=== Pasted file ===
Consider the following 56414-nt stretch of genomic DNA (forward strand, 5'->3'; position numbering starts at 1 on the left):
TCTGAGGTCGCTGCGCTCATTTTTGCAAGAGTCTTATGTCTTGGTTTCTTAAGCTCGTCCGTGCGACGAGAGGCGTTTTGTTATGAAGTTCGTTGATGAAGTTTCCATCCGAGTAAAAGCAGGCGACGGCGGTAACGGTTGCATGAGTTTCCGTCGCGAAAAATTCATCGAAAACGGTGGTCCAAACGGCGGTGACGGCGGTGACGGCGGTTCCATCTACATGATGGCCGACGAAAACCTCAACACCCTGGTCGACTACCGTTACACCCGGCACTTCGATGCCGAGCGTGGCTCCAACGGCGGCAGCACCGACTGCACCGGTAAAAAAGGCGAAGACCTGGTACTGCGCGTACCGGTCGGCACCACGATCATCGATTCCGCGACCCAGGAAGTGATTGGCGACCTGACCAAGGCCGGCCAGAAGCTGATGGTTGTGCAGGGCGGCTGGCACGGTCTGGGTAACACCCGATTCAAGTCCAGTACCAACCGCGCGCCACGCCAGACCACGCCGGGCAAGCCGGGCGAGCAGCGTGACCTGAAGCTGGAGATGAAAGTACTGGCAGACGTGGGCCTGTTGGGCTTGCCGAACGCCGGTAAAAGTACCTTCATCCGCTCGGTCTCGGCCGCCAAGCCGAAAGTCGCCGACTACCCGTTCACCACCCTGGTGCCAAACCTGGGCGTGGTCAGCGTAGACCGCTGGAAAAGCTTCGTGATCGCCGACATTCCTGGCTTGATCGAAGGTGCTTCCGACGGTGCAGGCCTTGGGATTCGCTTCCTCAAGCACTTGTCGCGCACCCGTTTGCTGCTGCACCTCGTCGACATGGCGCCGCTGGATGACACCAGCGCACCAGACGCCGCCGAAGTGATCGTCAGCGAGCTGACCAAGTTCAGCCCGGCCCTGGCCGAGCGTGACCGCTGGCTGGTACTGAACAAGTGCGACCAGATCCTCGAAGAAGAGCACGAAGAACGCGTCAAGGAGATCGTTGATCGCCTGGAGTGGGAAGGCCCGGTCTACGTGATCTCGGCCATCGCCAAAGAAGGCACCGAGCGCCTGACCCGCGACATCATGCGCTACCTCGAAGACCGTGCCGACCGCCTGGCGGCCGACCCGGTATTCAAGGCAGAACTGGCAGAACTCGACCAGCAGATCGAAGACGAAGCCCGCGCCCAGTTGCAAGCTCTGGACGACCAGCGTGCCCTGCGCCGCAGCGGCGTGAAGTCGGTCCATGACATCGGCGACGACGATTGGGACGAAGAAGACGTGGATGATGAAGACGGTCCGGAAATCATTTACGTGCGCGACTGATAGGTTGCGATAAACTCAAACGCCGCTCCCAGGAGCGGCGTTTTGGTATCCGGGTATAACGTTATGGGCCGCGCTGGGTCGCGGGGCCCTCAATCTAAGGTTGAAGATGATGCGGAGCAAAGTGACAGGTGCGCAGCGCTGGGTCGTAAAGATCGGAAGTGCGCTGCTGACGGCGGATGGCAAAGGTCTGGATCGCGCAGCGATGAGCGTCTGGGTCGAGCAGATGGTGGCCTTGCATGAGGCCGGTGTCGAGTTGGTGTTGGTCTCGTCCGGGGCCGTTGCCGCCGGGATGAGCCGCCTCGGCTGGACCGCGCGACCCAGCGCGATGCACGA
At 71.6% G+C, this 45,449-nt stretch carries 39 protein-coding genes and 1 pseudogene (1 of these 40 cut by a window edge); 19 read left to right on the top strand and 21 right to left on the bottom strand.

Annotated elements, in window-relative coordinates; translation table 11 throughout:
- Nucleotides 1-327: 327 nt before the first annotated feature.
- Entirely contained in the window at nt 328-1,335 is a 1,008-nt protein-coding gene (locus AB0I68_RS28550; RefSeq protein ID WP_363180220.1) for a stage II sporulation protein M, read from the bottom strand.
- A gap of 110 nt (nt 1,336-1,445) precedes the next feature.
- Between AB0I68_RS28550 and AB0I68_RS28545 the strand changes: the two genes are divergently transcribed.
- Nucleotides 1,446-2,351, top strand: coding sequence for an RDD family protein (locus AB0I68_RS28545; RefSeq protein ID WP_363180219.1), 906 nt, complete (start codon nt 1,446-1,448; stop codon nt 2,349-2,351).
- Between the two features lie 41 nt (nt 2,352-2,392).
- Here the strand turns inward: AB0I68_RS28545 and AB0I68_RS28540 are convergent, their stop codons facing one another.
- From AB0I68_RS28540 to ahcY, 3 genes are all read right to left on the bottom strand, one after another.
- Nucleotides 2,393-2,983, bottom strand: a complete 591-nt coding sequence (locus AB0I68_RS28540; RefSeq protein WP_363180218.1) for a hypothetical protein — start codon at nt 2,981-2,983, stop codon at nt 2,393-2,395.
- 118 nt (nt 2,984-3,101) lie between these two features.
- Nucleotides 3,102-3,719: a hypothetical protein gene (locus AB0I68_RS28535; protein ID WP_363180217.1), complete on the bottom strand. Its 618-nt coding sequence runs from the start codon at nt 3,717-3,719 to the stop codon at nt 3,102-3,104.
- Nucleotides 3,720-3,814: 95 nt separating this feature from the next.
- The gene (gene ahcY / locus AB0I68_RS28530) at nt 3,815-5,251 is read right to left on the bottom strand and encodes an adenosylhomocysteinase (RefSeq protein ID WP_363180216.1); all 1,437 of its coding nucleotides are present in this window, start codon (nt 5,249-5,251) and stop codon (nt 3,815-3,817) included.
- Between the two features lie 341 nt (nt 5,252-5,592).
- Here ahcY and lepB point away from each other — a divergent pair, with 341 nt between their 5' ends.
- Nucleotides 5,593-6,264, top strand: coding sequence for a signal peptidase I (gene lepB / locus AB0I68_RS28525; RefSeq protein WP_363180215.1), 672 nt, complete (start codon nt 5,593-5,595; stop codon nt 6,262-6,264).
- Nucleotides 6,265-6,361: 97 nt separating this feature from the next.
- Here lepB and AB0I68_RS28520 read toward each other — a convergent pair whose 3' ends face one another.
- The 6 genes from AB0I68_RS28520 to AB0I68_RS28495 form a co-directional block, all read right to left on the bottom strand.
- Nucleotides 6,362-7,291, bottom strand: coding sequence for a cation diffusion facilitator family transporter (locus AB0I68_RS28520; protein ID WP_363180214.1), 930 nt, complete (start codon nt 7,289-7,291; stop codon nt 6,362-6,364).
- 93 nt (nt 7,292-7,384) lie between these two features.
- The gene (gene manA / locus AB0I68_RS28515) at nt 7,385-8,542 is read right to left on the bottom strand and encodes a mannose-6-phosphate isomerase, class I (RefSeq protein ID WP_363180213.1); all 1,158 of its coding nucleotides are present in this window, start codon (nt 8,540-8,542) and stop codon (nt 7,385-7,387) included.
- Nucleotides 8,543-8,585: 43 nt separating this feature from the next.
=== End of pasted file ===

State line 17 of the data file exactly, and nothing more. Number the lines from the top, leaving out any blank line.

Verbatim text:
- The gene (gene ahcY / locus AB0I68_RS28530) at nt 3,815-5,251 is read right to left on the bottom strand and encodes an adenosylhomocysteinase (RefSeq protein ID WP_363180216.1); all 1,437 of its coding nucleotides are present in this window, start codon (nt 5,249-5,251) and stop codon (nt 3,815-3,817) included.